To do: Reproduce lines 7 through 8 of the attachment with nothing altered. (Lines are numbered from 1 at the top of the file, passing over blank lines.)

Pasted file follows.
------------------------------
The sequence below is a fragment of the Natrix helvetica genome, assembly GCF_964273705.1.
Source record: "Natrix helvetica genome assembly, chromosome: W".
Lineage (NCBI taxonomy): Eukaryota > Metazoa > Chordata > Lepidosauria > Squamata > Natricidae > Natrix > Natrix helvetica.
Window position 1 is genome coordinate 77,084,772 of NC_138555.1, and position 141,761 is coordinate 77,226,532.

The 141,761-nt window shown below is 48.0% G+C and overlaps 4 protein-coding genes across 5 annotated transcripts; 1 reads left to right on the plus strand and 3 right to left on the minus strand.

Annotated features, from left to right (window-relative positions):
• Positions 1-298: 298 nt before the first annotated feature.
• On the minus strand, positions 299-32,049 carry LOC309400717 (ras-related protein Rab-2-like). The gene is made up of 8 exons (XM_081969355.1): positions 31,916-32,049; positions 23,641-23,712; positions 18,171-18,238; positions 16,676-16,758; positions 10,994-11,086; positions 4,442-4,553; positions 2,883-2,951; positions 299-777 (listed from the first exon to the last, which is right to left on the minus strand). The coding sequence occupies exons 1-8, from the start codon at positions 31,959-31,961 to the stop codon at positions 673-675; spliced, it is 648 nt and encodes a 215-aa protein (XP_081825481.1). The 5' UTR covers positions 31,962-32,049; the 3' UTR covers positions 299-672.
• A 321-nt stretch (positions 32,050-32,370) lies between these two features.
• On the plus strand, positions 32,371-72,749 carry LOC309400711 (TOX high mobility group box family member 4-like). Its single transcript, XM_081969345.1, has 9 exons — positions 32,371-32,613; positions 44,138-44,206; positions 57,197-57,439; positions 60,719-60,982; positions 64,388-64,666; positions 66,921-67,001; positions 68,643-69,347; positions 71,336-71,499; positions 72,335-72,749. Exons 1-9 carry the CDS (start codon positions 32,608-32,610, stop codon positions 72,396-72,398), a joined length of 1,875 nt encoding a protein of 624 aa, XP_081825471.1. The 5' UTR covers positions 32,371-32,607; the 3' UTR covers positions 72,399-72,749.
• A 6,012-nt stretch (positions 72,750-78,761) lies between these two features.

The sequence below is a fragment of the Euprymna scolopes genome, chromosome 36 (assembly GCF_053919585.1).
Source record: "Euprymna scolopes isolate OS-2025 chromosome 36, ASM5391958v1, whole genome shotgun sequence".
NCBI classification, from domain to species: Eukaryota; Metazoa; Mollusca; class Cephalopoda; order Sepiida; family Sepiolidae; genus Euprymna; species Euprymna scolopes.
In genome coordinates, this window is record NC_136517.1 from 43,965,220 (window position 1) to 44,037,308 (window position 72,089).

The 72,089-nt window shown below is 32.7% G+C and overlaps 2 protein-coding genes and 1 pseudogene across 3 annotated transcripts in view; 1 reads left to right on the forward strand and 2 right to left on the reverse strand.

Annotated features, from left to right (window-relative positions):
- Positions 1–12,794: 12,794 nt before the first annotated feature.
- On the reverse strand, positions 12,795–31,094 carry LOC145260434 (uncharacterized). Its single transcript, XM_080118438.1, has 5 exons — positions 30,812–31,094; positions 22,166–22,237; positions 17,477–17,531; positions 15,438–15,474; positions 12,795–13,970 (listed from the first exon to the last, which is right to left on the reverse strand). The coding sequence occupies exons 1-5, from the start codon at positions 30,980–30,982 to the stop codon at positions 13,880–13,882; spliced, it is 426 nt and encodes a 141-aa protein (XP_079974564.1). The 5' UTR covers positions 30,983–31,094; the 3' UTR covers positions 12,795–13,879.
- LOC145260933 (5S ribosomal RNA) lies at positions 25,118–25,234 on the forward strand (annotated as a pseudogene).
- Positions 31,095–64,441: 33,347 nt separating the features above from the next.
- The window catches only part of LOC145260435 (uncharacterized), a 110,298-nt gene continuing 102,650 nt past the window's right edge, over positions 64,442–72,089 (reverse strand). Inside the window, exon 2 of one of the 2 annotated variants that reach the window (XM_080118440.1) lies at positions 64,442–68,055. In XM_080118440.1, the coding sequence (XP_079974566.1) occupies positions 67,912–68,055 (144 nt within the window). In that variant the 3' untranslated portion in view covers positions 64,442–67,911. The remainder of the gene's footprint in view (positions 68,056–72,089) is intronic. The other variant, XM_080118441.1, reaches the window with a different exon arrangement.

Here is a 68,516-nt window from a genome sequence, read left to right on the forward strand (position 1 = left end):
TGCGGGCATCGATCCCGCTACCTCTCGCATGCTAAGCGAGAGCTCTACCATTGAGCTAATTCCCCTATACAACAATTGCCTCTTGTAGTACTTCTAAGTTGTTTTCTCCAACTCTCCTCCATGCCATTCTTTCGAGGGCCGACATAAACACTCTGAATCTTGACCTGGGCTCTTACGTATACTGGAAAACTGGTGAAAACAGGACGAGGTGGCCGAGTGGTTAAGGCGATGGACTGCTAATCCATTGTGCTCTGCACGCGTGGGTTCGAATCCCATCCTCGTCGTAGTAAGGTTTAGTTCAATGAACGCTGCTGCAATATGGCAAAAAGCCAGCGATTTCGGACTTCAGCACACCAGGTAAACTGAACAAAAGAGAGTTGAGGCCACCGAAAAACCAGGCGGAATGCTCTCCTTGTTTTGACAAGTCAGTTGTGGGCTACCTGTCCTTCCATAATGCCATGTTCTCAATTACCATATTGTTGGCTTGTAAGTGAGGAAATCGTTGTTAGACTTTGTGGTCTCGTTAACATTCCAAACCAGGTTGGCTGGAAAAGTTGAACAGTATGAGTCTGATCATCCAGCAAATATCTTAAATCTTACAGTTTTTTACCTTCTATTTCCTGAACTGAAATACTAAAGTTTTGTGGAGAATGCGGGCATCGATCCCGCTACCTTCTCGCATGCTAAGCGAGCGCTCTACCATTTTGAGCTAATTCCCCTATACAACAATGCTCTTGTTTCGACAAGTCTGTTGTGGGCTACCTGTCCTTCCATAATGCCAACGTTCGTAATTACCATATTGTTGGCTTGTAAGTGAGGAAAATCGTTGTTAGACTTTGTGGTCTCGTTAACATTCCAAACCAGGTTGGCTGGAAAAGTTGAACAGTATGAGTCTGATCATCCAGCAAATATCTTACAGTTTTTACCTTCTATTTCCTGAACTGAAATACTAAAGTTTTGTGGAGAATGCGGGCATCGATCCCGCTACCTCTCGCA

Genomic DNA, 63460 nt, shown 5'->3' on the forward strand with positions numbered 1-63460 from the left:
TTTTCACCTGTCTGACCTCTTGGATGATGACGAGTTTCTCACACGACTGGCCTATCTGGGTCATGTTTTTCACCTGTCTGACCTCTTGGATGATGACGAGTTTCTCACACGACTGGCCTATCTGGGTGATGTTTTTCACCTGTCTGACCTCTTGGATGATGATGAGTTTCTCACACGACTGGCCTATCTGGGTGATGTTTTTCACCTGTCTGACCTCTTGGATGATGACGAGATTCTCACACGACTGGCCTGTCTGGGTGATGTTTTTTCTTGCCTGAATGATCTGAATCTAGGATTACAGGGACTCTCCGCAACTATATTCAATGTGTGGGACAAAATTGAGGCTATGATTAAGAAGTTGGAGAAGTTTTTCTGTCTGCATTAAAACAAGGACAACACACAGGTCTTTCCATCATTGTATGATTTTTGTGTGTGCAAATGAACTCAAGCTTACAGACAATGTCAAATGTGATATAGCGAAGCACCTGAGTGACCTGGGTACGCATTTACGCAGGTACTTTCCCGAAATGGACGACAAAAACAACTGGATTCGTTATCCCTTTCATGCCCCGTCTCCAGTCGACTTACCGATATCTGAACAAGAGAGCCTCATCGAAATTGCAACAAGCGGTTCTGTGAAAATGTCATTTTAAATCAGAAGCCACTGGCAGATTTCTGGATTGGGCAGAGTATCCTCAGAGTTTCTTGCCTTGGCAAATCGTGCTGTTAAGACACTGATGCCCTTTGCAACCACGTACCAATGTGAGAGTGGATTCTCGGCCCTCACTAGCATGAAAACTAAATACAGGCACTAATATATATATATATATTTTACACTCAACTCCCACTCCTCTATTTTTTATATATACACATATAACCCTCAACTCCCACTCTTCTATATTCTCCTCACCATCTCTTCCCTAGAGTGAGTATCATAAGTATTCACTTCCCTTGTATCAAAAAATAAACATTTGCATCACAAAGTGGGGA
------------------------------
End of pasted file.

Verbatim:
• Positions 1-298: 298 nt before the first annotated feature.
• On the minus strand, positions 299-32,049 carry LOC309400717 (ras-related protein Rab-2-like). The gene is made up of 8 exons (XM_081969355.1): positions 31,916-32,049; positions 23,641-23,712; positions 18,171-18,238; positions 16,676-16,758; positions 10,994-11,086; positions 4,442-4,553; positions 2,883-2,951; positions 299-777 (listed from the first exon to the last, which is right to left on the minus strand). The coding sequence occupies exons 1-8, from the start codon at positions 31,959-31,961 to the stop codon at positions 673-675; spliced, it is 648 nt and encodes a 215-aa protein (XP_081825481.1). The 5' UTR covers positions 31,962-32,049; the 3' UTR covers positions 299-672.